“My system has been a wreck since this update (KB4556799),” said one impacted user. “I’ve had the machine for a month with no issues until this week. My system started throwing BSOD and rebooting over and over all night, to the point where I had to reset Windows to even be able to log back in.”
“I installed the update and audio drivers are missing,” said another. “The Troubleshooter is also not working and I am unable to uninstall the update because buttons within Settings are also not working.”
“My computer automatically updated to this version and ALL of my computer files were deleted,” another user reports. “I am not sure how to recover them and I don’t want to make the problem worse.”
There are also reports of impacted gaming performance (yes, yet again), broken web browsing (also familiar) and more. Yet, for its part, Microsoft has not acknowledged any of these issues with its official KB4556799 update page saying the company “is not currently aware of any issues with this update.” I have reached out to Microsoft and will update this post when I know more.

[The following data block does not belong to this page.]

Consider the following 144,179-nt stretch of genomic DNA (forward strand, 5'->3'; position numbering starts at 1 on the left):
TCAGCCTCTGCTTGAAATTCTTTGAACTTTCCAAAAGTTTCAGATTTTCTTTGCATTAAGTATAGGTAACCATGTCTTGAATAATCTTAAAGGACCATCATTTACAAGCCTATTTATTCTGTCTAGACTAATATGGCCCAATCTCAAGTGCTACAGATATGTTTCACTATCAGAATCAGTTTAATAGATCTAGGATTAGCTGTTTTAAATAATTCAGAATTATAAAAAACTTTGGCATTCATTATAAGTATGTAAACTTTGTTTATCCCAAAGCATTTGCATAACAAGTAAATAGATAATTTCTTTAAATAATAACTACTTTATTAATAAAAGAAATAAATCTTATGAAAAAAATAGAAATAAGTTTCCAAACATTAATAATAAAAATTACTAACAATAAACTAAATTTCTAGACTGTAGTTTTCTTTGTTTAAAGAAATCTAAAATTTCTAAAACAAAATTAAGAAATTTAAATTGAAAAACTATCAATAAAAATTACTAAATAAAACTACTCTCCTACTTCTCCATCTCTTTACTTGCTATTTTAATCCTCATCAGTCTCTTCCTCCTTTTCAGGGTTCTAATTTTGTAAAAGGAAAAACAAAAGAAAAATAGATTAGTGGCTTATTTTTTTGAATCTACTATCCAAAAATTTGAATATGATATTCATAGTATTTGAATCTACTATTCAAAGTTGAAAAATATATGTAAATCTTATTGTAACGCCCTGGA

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05/20 Update: Microsoft has made a major announcement to try and improve the reliability of software on Windows 10 with the launch of ‘Project Reunion’. The project is designed to unify win32 desktop apps and Universal Windows Platform (UWP) apps, which should deliver slicker, more stable software on Windows 10. “We’re bringing together the combined power of win32 and UWP so developers no longer have to choose because we’re unifying these existing APIs and in some way decoupling them from the OS,” explains Rajesh Jha, the executive VP of Microsoft’s Experiences and Devices Group. This has been a strategy at Microsoft behind the scenes for some time, so for it to now be front and center can only be a good thing.
While not everyone has been able to uninstall KB4556799 if you are impacted by these problems you can follow this guide to try and remove it. That aside, this is a sadly familiar story with Windows 10 updates deleting user data in February, breaking audio in March, compromising Chrome security in April, and impacting the performance of major games this month.
With Windows 10X now being refocused for desktop and laptop PCs and Windows 10 updates tipped for a serious overhaul, big changes are coming to the Microsoft ecosystem. The problem is, they are not coming fast enough.